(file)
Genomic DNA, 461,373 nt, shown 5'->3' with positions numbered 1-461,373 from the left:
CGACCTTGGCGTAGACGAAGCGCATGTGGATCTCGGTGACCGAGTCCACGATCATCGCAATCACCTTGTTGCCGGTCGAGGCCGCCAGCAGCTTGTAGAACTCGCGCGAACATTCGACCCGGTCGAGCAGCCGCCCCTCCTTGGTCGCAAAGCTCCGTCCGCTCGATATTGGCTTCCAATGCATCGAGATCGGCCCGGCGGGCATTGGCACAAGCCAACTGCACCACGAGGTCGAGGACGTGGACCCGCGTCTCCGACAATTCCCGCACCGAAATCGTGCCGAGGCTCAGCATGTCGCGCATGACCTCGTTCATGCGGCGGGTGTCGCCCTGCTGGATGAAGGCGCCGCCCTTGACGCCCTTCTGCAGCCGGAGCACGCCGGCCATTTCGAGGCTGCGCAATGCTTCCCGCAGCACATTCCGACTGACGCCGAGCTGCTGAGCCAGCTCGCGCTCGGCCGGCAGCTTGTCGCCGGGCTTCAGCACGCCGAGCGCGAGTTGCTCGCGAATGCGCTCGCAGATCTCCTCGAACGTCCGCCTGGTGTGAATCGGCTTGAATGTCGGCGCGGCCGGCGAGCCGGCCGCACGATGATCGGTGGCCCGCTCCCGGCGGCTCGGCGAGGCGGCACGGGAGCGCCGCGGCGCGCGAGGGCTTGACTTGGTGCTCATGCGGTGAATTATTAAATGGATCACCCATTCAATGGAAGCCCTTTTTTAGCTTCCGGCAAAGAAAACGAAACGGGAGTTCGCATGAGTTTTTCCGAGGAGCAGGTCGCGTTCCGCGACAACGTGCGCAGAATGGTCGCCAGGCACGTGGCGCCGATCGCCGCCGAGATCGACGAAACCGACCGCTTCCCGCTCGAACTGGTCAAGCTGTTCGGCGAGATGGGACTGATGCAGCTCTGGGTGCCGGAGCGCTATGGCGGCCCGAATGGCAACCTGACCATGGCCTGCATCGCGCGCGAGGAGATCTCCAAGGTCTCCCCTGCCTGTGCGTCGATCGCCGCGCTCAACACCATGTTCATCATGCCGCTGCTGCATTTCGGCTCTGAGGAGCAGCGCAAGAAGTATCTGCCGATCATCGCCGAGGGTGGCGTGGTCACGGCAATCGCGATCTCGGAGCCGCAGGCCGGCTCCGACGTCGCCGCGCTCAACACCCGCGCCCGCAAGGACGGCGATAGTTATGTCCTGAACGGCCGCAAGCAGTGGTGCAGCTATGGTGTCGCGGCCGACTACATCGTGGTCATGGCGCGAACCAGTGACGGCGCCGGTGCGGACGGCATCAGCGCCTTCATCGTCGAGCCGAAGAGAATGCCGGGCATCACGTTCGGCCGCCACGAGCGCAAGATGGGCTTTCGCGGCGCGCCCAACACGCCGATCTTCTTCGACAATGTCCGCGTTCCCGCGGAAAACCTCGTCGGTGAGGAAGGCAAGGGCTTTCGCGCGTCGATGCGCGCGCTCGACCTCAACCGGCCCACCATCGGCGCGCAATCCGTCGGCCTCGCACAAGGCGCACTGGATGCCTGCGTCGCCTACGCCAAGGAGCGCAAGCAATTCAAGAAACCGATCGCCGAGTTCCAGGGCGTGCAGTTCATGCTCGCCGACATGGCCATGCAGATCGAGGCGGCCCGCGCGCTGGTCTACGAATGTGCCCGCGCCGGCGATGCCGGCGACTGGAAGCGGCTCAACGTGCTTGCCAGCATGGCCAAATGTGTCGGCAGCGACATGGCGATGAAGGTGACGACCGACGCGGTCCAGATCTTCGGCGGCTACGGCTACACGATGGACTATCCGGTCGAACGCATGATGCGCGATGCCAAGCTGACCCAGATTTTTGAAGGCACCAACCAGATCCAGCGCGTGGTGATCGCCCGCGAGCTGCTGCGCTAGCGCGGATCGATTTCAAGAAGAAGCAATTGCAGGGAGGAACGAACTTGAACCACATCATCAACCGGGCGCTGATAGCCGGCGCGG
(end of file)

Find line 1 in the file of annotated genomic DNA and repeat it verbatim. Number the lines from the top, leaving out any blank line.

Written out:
Genomic DNA, 461,373 nt, shown 5'->3' with positions numbered 1-461,373 from the left: